In 2019, nine provinces reported 2,634 cases of Lyme disease to PHAC, representing an increase of 77.2% compared to the previous year. This increase has resulted in the highest total number of Lyme diseases cases reported in Canada since 2009. The rise in the number of reported cases in 2019 reflects an increase in human exposure and infection, as well as an increase in detection and reporting through enhanced clinician and public awareness. Overall, the long-term risk of human infection is increasing in Canada partly due to changes in climate, which is contributing to the range expansion of blacklegged ticks in eastern Canada Footnote 3 and additional factors that may increase the risk of human exposure including the uptake of outdoor activity, landscape changes and the abundance, activity and range of ticks and hosts Footnote 4Footnote 5. In addition, it is common for underreporting to occur in surveillance systems, as cases may be undetected or not reported Footnote 6.
In 2019, children aged 5−14 years and adults aged 55-79 years were the age groups with higher risk of acquiring Lyme disease, and for nearly all age groups incidence was higher in males. These observed age and sex variations in risk are similar to findings from previous years in CanadaFootnote 2Footnote 7Footnote 8 highlighting the importance of targeting these at-risk groups to promote the adoption of preventative measures to reduce the risk of Lyme disease.
Reported illness onset occurred throughout the year, with a majority of cases reported between May and November. The peak month of illness onset was in July, similar to observations for previous years in Canada and the United StatesFootnote 2Footnote 7Footnote 9.The reported illness onset was higher in summer months which corresponds to the season in which ticks are most actively seeking hosts and Canadians are more likely to participate in outdoor activities Footnote 10.
A large proportion of reported cases acquired infection in locations in southern Manitoba, southern and southeastern Ontario, southern Quebec and in Nova Scotia, where the main vector of Lyme disease, the blacklegged tick is established. For western provinces, only a small number of locally-acquired cases were reported in British Columbia. The incidence of Lyme disease in British Columbia remains stable compared to 2018, in part due to a smaller number of western blacklegged ticks being infected with the pathogen compared to blacklegged ticks established in central and eastern Canada Footnote 11.
The majority of the 139 travel-related cases acquired infection in the USA and Europe based on available information on travel history. It is important that Canadians travelling to endemic areas in the USA and Europe to be aware of the risk of infection when participating in outdoor activities and use personal protective measures to prevent tick bites and Lyme disease.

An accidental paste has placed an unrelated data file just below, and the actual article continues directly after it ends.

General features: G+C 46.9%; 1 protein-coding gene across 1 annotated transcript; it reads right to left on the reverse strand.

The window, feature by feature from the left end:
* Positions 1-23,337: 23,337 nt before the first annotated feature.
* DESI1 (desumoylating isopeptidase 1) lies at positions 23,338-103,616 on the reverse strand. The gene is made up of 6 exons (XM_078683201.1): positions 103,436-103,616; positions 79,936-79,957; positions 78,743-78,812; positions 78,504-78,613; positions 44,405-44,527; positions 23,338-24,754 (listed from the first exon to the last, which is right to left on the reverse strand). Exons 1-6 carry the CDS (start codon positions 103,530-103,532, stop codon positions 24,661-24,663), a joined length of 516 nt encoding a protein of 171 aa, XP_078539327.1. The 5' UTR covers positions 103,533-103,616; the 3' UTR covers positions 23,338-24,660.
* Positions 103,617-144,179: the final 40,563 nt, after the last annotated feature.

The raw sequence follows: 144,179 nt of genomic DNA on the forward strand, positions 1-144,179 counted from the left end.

Public health conclusions
Lyme disease continues to be the most frequently reported vector-borne disease in Canada. The number of cases increased in 2019. Overall, there has been an upward trend of reported Lyme diseases in Canada since 2009. It is estimated that the number of reported Lyme disease cases will continue to increase in the future. This trend will be influenced by several factors including the local abundance of infected tick populations, and the continued range expansion of tick populations in Canada.
The key findings of this report highlight the importance of sustained human and vector surveillance and preventative strategies, especially enhancing public awareness, in order to minimize the burden of Lyme disease in Canada.
The Public Health Agency of Canada acknowledges the provincial and territorial partners for their participation in the Canadian Notifiable Disease Surveillance System (CNDSS) and Lyme Disease Enhanced Surveillance (LDES) system.
- Footnote 1
The denominators used to calculate the incidences were obtained from Statistics Canada, population estimates on July 1st.
- Footnote 2
Month of illness onset is the month when symptoms first occurred.
- Reference 1
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- Reference 2
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- Reference 7
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- Reference 11